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Intracytoplasmic sperm injection

This procedure is most commonly used to overcome male infertility problems, although it may also be used where eggs cannot easily be penetrated by sperm, and occasionally in addition to sperm donation.

It can be used in teratozoospermia, because once the egg is fertilized, abnormal sperm morphology does not appear to influence blastocyst development or blastocyst morphology.Even with severe teratozoospermia, microscopy


ICSI is generally performed in addition an in vitro fertilisation procedure to extract often several oocytes from a woman. The procedure is done under a microscope using multiple micromanipulation devices (micromanipulator, microinjectors and micropipettes). A holding pipette stabilizes the mature oocyte with gentle suction applied by a microinjector. From the opposite side a thin, hollow glass micropipette is used to collect a single sperm, having immobilised it by cutting its tail with the point of the micropipette.

The oocyte is pierced through the oolemma and into the inner part of the oocyte (cytoplasm). The sperm is then released into the oocyte. The pictured oocyte has an extruded polar body at about 12 o’clock indicating its maturity. After the procedure, the oocyte will be placed into cell culture and checked on the following day for signs of fertilization. In contrast, in natural fertilization sperm compete and when the first sperm penetrates the oolemma, the oolemma hardens to block the entry of any other sperm. Concern has been raised that in ICSI this sperm selection process is bypassed and the sperm is selected by the embryologist without any specific testing.

However, in mid 2006 the FDA cleared a device that allows embryologists to select mature sperm for ICSI based on sperm binding to hyaluronan, the main constituent of the gel layer (cumulus oophorus) surrounding the oocyte. The device provides microscopic droplets of hyaluronan hydrogel attached to the culture dish. The embryologist places the prepared sperm on the microdot, selects and captures sperm that bind to the dot. Basic research on the maturation of sperm shows that hyaluronan-binding sperm are more mature and show fewer DNA strand breaks and significantly lower levels of aneuploidy than the sperm population from which they were selected.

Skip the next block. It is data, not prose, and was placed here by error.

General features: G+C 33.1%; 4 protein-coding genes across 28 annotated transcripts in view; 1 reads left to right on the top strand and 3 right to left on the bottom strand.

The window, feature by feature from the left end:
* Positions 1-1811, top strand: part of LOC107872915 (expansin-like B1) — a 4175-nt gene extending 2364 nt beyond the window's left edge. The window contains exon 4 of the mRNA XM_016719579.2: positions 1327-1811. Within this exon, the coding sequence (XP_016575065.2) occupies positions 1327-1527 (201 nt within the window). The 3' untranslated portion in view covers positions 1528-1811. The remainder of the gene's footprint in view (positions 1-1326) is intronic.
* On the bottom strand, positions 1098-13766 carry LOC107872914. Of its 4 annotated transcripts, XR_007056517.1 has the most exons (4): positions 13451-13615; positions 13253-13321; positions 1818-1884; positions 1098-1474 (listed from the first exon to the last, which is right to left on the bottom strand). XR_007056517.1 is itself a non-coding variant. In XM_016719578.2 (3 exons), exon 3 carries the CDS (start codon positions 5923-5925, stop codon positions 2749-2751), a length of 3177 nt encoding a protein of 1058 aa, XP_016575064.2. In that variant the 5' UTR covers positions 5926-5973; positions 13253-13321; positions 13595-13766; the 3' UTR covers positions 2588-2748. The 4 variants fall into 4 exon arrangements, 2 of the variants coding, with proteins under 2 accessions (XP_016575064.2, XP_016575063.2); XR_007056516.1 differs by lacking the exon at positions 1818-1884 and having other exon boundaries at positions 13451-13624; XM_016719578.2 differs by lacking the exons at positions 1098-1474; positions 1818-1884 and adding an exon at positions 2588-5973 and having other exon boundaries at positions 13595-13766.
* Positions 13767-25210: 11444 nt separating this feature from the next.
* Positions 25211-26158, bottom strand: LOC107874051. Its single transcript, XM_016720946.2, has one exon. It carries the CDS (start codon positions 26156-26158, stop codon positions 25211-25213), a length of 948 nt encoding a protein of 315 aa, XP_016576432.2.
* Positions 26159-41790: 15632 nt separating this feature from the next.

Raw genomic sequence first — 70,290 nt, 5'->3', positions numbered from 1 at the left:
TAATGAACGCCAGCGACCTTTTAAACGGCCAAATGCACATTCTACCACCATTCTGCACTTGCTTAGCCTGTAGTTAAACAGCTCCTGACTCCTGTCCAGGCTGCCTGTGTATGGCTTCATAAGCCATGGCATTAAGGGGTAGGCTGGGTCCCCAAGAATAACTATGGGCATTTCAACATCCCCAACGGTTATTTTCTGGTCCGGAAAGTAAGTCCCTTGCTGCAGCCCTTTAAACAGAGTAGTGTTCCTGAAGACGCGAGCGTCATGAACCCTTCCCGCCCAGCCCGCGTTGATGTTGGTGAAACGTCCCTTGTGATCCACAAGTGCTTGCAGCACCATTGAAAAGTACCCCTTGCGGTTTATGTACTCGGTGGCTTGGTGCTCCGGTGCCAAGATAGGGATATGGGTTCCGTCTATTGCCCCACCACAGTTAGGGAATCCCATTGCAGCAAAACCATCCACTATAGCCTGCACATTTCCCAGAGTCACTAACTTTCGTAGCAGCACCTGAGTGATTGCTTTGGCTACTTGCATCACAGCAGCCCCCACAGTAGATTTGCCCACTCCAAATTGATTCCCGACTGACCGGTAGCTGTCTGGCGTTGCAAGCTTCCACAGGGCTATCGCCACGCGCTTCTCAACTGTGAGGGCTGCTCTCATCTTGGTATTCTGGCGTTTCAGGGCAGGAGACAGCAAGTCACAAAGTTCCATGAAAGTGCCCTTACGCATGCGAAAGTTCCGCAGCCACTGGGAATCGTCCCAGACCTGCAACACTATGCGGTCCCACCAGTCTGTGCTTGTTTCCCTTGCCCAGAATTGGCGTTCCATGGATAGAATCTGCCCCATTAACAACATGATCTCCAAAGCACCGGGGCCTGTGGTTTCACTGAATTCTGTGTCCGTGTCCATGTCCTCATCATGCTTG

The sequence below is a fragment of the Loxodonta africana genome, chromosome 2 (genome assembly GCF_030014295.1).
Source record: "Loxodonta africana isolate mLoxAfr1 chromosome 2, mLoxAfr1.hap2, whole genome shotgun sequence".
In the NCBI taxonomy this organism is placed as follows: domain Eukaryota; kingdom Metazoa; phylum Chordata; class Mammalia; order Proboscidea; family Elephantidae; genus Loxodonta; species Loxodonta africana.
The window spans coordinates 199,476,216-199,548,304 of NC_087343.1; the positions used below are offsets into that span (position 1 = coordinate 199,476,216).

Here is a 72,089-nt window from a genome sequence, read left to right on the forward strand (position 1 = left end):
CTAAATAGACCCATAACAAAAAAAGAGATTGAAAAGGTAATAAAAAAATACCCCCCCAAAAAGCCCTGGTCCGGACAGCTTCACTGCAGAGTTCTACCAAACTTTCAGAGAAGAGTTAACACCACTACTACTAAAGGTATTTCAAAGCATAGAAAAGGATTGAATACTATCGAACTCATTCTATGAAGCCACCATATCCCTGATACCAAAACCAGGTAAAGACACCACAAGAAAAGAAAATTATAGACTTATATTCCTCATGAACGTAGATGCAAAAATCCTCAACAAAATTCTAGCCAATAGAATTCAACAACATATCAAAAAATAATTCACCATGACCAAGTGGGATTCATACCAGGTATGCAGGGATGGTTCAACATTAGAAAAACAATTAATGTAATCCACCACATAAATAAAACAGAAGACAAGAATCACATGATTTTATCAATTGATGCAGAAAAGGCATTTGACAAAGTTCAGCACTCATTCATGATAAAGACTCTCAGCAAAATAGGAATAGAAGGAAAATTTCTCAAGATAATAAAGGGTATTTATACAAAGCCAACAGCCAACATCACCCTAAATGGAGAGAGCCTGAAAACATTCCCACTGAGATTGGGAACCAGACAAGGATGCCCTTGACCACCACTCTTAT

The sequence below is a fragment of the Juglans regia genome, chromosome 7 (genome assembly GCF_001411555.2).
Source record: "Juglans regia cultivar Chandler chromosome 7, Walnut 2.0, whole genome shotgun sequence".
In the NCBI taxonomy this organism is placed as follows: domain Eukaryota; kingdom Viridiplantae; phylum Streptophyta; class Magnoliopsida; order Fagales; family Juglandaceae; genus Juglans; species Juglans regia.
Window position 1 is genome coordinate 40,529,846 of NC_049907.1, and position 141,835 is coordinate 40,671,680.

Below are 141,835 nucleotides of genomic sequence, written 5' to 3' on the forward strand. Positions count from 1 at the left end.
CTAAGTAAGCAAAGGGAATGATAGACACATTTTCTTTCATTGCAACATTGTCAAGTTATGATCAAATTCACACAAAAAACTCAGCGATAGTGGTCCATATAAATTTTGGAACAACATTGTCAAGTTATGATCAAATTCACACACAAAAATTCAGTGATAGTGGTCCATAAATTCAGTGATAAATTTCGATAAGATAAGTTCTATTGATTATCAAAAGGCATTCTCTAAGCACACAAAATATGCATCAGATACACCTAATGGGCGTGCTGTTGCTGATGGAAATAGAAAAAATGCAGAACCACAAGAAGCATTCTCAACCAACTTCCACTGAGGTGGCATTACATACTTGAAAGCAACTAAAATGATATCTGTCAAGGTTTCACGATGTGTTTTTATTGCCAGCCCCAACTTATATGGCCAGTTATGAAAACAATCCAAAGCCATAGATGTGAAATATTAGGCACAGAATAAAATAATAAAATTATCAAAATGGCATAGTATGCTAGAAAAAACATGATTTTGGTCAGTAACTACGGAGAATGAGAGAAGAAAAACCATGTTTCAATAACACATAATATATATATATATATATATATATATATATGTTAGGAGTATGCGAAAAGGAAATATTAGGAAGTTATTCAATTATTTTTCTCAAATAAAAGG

A brand name for one such sperm selection device is PICSI. ‘Washed’ or ‘unwashed’ sperm may be used in the process.

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Intra Cytoplasmic sperm Injection (ICSI)

Intra Cytoplasmic Sperm Injection (ICSI) is the most successful micromanipulation technique, most commonly used for the treatment of male factor infertility. This technique is used to enhance the fertilization phase of in-vitro fertilization (IVF) by mechanically inserting a normal, live single spermatozoon directly into the cytoplasm of an oocyte. The fertilized egg is then placed in a woman’s uterus or fallopian tube after three or five days. The indication for ICSI :

  • Severe male factor infertility such as Oligospermia and Azoospermia
  • Severe endometriosis
  • Polycystic ovarian diseases which do not respond to conventional treatments
  • Unexplained infertility
  • Previous failed IVF cycles
  • multiple miscarriage
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ICSI is a technique in which a single sperm is directly injected into an egg to fertilise it and then the fertilised egg (embryo) is transferred to womb. It is one the most cost-effective and successful treatment for infertile men. This method is especially salutary for men who have low or zero sperm count. In case of zero sperm count or when the male partner is too uptight to ejaculate on the day of egg collection for IVF, the sperm is extracted either from testicles (using TESA) or epididymis (using PESA). Even if men have dysfunctional sperm which can’t fuse with the egg, ICSI comes in handy.

A sharp and delicate needle is used to immobilise & pick up a sperm and it is injected into the cytoplasm of the egg, after which the needle is removed. The success rate of ICSI is significantly higher than IVF and the couples often opt for ICSI when the conventional IVF technique does not produce desired results for them. The success rate of ICSI is directly proportional to the age: the younger the patient is; the higher are the chances of success.

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